Later in 1975, in the context of a series of ministerial scandals that were rocking the Whitlam government, Fraser opted to use the Coalition opposition Senate numbers to delay the government's budget bills with the objective of achieving an early election (see 1975 Australian constitutional crisis). After several months of deadlock, during which the government secretly explored methods of obtaining supply funding outside the Parliament,[6] Governor-General Sir John Kerr intervened and revoked Whitlam's commission on 11 November 1975. Fraser was immediately sworn in as caretaker prime minister on condition that he secure Supply and advise an immediate election for both houses.

On 19 November 1975 a letter bomb was sent to Fraser, but it was intercepted and defused before it reached him. Similar devices were sent to Governor General Kerr and Queensland premier Joh Bjelke-Petersen.[7][8]

Prime minister[edit]

Fraser in June 1977.
Main article: Fraser Government

At the December 1975 election, the Liberal-Country Party coalition won a landslide victory. The Coalition took 30 seats from Labor en route to a 55-seat majority, the largest in Australian history. The Coalition won a second term nearly as easily in 1977. The Liberals won a majority in their own right in both elections—something not even Holt or Robert Menzies had been able to achieve. Although there was no need for a coalition with the Country Party, the traditional non-Labor coalition was retained.

Fraser quickly dismantled some of the programs of the Labor government, such as the Ministry of the Media, and he made major changes to the universal health insurance system Medibank. He initially maintained Whitlam's real level of tax and spending, but real per-person tax and spending soon began to increase. He did manage to rein in inflation which had soared under Whitlam. His so-called "Razor Gang"[9] implemented stringent budget cuts across many areas of the Commonwealth Public Sector, including the ABC.

Although Fraser had long been identified with the Liberal Party's right wing, he did not carry out the radically conservative program that his political enemies had predicted, and that some of his followers wanted. Fraser's relatively moderate policies disappointed his Treasurer, John Howard, and other pro-Thatcherite ministers, who were strong adherents of free market economics. Fraser's economic record was marred by rising unemployment, which reached record levels under his administration, caused in part by the ongoing effects of the 1973 oil crisis.[citation needed]

Fraser and U.S President Jimmy Carter in June 1977.

Fraser was active in foreign policy. He supported the Commonwealth in campaigning to abolish apartheid in South Africa, and refused permission for the aircraft carrying the Springbok rugby team to refuel on Australian territory en route to their controversial 1981 tour of New Zealand.[10] However, an earlier tour by the South African Ski Boat Angling Team was allowed to pass through Australia on the way to New Zealand in 1977, and the transit records were suppressed by Cabinet order.[11]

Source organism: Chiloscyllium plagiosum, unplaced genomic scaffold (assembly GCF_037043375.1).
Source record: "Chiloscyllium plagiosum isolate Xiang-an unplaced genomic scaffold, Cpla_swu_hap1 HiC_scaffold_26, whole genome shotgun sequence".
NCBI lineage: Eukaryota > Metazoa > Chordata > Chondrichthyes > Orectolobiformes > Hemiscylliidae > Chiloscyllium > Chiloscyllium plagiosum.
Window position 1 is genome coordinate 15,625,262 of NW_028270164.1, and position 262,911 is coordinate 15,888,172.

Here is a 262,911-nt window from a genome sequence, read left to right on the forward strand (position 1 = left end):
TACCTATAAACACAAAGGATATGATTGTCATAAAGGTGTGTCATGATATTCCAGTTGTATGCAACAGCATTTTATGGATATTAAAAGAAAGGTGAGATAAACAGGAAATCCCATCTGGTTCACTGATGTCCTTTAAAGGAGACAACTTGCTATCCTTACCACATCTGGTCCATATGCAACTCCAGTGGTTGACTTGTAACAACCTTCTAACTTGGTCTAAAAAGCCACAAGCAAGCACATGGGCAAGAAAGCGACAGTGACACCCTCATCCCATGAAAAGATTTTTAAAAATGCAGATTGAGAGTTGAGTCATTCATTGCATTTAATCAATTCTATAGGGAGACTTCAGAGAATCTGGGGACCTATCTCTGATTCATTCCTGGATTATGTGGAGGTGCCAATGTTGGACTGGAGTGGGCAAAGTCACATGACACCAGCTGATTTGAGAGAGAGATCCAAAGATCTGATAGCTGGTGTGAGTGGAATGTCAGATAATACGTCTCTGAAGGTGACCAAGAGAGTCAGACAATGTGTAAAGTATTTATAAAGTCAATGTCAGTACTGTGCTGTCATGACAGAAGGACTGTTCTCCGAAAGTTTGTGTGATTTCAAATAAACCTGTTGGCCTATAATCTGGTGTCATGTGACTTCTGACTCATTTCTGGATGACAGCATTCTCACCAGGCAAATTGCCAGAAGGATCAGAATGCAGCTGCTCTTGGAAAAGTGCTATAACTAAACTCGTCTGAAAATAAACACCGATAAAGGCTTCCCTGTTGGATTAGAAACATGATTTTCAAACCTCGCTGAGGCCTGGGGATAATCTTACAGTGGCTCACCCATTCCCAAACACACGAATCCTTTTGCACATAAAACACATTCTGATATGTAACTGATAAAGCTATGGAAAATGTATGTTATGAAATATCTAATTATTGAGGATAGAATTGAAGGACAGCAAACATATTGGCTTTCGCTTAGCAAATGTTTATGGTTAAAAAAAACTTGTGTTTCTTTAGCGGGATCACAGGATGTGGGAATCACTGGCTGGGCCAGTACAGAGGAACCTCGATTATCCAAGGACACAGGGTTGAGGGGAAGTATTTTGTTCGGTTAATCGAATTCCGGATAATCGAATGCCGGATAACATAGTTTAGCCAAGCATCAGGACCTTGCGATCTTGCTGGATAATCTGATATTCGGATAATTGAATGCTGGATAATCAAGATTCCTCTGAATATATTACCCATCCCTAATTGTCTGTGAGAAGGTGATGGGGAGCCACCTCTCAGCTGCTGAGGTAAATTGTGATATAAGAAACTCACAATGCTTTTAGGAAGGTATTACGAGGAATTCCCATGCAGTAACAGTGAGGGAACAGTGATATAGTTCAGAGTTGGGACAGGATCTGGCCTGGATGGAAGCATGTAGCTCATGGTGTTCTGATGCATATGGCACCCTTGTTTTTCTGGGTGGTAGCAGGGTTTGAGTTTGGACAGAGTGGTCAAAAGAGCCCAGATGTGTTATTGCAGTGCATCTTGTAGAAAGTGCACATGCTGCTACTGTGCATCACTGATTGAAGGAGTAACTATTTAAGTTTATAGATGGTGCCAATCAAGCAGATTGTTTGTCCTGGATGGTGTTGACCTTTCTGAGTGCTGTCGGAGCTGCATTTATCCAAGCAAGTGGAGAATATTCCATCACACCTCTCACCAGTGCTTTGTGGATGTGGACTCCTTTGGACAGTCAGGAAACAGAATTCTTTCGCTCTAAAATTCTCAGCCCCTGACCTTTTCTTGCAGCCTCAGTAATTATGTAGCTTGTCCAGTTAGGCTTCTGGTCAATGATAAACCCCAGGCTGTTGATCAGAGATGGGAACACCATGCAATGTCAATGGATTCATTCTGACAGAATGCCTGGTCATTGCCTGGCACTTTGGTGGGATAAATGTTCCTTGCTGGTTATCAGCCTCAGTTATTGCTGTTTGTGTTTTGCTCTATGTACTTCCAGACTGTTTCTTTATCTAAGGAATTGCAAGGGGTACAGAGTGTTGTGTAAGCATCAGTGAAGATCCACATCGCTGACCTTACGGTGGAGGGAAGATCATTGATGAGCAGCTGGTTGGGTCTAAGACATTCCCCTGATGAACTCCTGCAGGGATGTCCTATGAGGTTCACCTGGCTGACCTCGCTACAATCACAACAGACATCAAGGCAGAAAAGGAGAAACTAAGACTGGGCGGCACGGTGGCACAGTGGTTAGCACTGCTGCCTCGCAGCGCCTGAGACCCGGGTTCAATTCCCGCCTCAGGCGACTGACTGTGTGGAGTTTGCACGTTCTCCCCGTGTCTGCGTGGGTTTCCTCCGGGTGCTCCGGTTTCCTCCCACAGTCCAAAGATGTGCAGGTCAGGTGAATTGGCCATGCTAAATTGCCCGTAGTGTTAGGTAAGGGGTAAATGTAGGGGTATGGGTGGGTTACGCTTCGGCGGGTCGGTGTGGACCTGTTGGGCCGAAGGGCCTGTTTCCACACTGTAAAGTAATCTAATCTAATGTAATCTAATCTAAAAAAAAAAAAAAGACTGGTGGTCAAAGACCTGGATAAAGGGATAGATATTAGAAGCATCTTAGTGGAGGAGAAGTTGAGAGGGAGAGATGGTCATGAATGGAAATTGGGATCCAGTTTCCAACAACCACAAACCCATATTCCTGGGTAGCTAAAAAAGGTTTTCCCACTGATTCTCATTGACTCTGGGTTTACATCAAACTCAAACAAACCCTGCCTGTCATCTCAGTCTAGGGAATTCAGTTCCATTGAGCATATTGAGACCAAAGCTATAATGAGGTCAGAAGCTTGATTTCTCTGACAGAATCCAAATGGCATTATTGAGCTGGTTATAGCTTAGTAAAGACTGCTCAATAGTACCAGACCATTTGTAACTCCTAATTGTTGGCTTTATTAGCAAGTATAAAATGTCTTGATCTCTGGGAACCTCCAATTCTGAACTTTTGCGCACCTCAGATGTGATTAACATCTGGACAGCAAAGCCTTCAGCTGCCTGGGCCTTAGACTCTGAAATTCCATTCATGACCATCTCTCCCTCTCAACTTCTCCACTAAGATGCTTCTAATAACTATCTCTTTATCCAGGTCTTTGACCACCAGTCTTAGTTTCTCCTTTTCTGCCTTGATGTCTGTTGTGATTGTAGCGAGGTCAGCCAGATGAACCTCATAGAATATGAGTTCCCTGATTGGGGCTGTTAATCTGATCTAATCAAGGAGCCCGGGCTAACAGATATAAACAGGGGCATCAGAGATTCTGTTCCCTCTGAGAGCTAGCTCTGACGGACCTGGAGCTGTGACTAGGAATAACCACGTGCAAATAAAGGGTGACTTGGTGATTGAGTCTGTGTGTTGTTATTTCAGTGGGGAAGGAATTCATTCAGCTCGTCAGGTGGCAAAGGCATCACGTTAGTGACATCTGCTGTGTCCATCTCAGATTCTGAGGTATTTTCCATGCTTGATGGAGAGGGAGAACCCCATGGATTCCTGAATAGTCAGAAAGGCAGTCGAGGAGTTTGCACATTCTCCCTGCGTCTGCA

Fraser opposed white minority rule in Rhodesia. During the 1979 Commonwealth Conference, Fraser, together with his Nigerian counterpart, convinced newly elected British Prime Minister Margaret Thatcher to withhold recognition of the internal settlement Zimbabwe Rhodesia government (Thatcher had earlier promised to recognise it). Subsequently, the Lancaster House talks were held and Robert Mugabe was elected leader of an independent Zimbabwe at the inaugural 1980 election. A former deputy secretary of the Department of Foreign Affairs and Trade has stated that Fraser was 'the principal architect' in the installation of Robert Mugabe. Tanzanian president Julius Nyerere said he considered Fraser's role "crucial in many parts", and Zambian president Kenneth Kaunda called it "vital".[12]

Under his government, Australia recognised Indonesia's annexation of East Timor, although many East Timorese refugees were granted asylum in Australia. Fraser was a strong supporter of the United States and supported the boycott of the 1980 Summer Olympics in Moscow. But, although he persuaded some sporting bodies not to compete, Fraser did not try to the prevent the Australian Olympic Committee sending a team to the Moscow games.[citation needed]

Fraser also surprised his critics in immigration policy. According to 1977 cabinet documents, the Fraser government adopted a formal policy for "a humanitarian commitment to admit refugees for resettlement".[13] Fraser expanded immigration from Asian countries and allowed more refugees to enter Australia.

Fraser supported multiculturalism and established a government-funded multilingual radio and television network, the Special Broadcasting Service (SBS), though their first radio stations were established under the Whitlam government.[14]

Despite his support for SBS, the Fraser government imposed stringent budget cuts on the national broadcaster, the ABC, which came under repeated attack from the Coalition for its supposed left-wing bias and for allegedly "unfair" or critical coverage on TV programs including This Day Tonight and Four Corners, and on the ABC's new youth-oriented radio station Double Jay (2JJ).[citation needed] One result of the cuts was a plan to establish a national youth radio network, of which Double Jay was the first station. The network was delayed for many years, and did not come to fruition until the 1990s. Fraser also legislated to give Indigenous Australians control of their traditional lands in the Northern Territory, but would not impose land rights laws on the conservative governments in the states.[citation needed]